Spring 2009»CSCI 180

CSCI 180

Computers, Music and Art

When/Where

TR 09:25-10:40AM / ECTR 109

Description

A course introducing the creative side of computing in the context of music, sounds, images, and other digital artifacts. Students will be exposed to media modeling and computational thinking in the liberal arts and sciences. Students will develop several digital artifacts.

Course is open to all majors. No previous programming experience required.

Test Dates

  • Test 1: Thursday, Feb. 19
  • Test 2: Tuesday, Apr. 7
  • Final: 8-11am, Tuesday, May 5, 2009

Assignments

Jan. 22, 2009:
Homework #1 is now posted.

Textbook

Readings & References

  1. Phonautogram Researchers play song recorded before Edison. The 10-second recording of a singer crooning the folk song “Au Clair de la Lune” was discovered earlier this month in an archive in Paris by a group of American audio historians. It was made, the researchers say, on April 9, 1860, on a phonautograph, a machine designed to record sounds visually, not to play them back. But the phonautograph recording, or phonautogram, was made playable — converted from squiggles on paper to sound — by scientists at the Lawrence Berkeley National Laboratory in Berkeley, Calif.
  2. reactable The reactable hardware is based on a translucent, round multi-touch surface. A camera situated beneath the table, continuously analyzes the surface, tracking the player's finger tips and the nature, position and orientation of physical objects that are distributed on its surface. These objects represent the components of a classic modular synthesizer, the players interact by moving these objects, changing their distance, orientation and the relation to each other. These actions directly control the topological structure and parameters of the sound synthesizer. A projector, also from underneath the table, draws dynamic animations on its surface, providing a visual feedback of the state, the activity and the main characteristics of the sounds produced by the audio synthesizer.
  3. pair programming An introduction to pair programming. This 9-minute video describes what pair programming is, the do's and don'ts of effective pairing, and the pros and cons of pair programming. Here is the accompanying worksheet.
  4. BeatBearing The BeatBearing is a tangible rhythm sequencer. Ball bearings are used to trigger (Roland TR-808) drum sounds. Visual feedback is provided from a CRT display underneath to indicate the current time and the state of each beat.
  5. Siftables Siftables are cookie-sized computers with motion sensing, neighbor detection, graphical display, and wireless communication. They act in concert to form a single interface: users physically manipulate them - piling, grouping, sorting - to interact with digital information and media. Siftables provides a new platform on which to implement tangible, visual and mobile applications.
  6. Chazelle, B. (2006), "Could your iPod be Holding the Greatest Mystery in Modern Science?", Math Horizons, vol 13, April 2006. Algorithmic thinking is likely to cause the most disruptive paradigm shift in the sciences since quantum mechanics. The big ideas revolve around universality, duality, and self-reference.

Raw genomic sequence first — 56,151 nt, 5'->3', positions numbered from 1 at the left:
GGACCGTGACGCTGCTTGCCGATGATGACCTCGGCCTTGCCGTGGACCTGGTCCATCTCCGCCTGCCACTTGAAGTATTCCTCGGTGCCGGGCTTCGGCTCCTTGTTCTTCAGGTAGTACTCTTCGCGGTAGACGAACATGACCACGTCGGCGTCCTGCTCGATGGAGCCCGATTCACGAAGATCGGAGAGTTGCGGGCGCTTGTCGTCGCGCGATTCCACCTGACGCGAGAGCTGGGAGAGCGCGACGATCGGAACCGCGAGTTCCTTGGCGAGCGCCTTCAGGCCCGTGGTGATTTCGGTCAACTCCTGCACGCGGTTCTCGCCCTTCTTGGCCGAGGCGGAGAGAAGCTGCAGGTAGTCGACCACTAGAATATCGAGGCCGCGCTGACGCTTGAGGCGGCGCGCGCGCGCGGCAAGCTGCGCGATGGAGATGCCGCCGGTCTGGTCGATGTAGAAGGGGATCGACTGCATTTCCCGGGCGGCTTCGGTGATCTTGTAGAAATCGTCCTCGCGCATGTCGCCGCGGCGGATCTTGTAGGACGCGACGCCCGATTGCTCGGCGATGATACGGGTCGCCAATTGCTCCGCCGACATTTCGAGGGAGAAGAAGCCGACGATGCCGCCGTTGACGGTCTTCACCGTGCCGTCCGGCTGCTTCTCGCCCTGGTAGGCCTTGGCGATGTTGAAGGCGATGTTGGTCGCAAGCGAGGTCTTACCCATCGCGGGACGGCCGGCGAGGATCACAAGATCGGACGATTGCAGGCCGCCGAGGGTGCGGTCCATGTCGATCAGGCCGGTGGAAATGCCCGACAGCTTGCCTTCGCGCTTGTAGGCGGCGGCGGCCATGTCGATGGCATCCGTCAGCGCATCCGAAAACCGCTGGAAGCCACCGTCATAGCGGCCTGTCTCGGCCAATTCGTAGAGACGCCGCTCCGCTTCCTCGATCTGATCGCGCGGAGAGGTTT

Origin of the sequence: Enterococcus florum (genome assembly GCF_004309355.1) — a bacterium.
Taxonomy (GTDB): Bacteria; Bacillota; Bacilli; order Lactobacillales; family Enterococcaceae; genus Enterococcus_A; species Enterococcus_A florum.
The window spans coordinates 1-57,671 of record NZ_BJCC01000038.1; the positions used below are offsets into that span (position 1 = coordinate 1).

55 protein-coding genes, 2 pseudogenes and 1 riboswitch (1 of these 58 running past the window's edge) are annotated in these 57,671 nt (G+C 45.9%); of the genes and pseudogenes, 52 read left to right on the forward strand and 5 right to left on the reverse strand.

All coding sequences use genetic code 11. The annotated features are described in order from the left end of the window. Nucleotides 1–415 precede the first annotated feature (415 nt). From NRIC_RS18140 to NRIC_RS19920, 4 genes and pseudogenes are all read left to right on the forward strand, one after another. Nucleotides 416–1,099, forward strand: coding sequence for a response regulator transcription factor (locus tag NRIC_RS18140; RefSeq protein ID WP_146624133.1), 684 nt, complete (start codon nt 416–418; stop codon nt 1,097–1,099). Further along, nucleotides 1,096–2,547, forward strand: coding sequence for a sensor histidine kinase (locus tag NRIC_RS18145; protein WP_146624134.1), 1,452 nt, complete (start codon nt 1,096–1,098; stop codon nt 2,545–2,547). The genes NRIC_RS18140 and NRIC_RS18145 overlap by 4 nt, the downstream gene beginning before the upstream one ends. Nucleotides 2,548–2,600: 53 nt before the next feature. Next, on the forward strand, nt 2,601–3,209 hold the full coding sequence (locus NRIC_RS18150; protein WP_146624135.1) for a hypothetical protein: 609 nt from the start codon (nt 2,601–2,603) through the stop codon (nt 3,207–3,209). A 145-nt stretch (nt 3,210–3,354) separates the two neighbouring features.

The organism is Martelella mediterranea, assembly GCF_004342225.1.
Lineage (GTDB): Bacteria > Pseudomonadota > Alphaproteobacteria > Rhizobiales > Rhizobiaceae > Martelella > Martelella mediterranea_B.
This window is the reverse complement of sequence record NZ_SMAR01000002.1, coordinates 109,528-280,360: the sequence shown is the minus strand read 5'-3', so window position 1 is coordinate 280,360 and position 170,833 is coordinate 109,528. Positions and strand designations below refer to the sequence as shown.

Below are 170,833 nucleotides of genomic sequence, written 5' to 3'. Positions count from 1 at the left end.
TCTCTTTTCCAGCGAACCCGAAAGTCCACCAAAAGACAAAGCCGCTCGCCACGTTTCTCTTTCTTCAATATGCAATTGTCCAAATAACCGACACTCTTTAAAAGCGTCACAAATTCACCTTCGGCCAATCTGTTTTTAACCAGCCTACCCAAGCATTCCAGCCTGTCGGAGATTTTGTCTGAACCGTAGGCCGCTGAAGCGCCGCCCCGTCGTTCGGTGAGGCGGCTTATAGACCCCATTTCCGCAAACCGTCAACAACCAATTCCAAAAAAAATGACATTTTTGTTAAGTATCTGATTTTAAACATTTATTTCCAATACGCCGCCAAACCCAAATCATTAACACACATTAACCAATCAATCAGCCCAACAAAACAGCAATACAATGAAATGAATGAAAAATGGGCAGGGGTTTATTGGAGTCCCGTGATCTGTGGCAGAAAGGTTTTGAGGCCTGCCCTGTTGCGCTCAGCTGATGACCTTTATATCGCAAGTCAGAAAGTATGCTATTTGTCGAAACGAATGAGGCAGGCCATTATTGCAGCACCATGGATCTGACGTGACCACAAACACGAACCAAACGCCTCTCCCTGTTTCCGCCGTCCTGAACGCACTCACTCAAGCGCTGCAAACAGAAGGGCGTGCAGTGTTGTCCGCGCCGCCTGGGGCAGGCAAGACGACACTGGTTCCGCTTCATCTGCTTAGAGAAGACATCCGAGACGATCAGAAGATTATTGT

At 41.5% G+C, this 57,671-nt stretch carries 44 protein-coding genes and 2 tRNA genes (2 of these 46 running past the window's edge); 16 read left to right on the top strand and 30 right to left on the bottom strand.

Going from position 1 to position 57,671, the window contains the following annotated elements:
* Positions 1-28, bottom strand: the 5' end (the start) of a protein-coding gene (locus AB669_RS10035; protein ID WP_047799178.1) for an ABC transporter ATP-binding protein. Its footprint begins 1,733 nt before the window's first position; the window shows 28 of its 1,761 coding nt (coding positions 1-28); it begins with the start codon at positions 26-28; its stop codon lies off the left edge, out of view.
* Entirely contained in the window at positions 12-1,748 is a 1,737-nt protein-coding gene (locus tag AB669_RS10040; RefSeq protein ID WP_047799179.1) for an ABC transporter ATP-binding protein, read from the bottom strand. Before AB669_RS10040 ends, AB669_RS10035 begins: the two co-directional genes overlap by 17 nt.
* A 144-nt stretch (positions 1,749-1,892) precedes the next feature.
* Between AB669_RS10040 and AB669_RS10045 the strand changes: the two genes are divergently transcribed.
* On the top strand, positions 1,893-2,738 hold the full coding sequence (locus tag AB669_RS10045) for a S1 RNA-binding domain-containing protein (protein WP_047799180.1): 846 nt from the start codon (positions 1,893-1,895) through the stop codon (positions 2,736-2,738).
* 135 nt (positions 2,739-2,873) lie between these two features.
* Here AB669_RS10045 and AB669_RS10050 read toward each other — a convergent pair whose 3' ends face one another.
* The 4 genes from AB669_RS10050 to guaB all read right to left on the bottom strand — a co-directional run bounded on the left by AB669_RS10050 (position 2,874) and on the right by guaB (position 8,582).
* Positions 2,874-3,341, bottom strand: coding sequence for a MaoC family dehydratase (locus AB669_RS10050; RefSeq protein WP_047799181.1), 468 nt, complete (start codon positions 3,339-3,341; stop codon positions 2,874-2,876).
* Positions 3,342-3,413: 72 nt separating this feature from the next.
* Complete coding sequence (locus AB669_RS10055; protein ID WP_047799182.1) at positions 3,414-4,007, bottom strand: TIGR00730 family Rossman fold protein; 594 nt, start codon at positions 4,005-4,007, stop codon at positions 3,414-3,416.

7. TED | Speakers | John Maeda Simply, John Maeda The MIT Media Lab's John Maeda lives at the intersection of technology and art -- a place that can get very complicated. Here, he talks about paring down to basics, and how he creates clean, elegant art, websites and web tools. In his book Laws of Simplicity, he offers 10 rules and 3 keys for simple living and working -- but in this talk, he boils it down to one simply delightful way to be. (Recorded March 2007 in Monterey, California. Duration: 16:10.)
  8. PLOrk The Princeton Laptop Orchestra (PLOrk) is a newly established ensemble of computer-based musical meta-instruments. Each instrument consists of a laptop, a multi-channel hemispherical speaker, and a variety of control devices (keyboards, graphics tablets, sensors, etc.).
  9. CofC Library resources related to Computers, Music, and Art.
  10. Paper prototyping - what is it?
  11. fracta Intro to Fractals from Wikipedia.
  12. Richards R. (2001), "A New Aesthetic for Environmental Awareness: Chaos Theory, the Beauty of Nature, and our Broader Humanistic Identity". Journal of Humanistic Psychology, Vol. 41, No. 2, pp. 59-95.
  13. Spehar, B., C.W.G. Clifford, B.R. Newell, and R.P. Taylor. (2003). "Universal Aesthetic of Fractals." Computers & Graphics, vol. 27, pp. 813-820.
  14. Intro to Python
  • celemony Direct Note Access For the first time in audio recording history you can identify and edit individual notes within polyphonic audio material.
  • YouTube - Image Resizing by Seam Carving Seam carving for content-aware image resizing - YouTube video. Also see "Seam_carving" - Wikipedia article, and "Seam carving" - a detailed tutorial.
  • Microsoft Live Labs: Photosynth - What is Photosynth? Blaise Aguera y Arcas: Photosynth demo Using photos of oft-snapped subjects (like Notre Dame) scraped from around the Web, Photosynth (based on Seadragon technology) creates breathtaking multidimensional spaces with zoom and navigation features that outstrip all expectation. Its architect, Blaise Aguera y Arcas, shows it off in this standing-ovation demo. (Recorded March 2007 in Monterey, California. Duration: 7:42.)
  • P. Prusinkiewicz and A. Lindenmayer (1990), "The Algorithmic Beauty of Plants", Springer-Verlag.
  • ArtEscapes: Variations of Life in the Media Arts is an exhibition of art objects which are somehow dynamic and unpredictable, out of control, which can mutate and evolve, which can surprise us by an autonomy of their own and "try to escape" from their creators, giving us a flavor of aliveness.

Artifacts & Rules

Software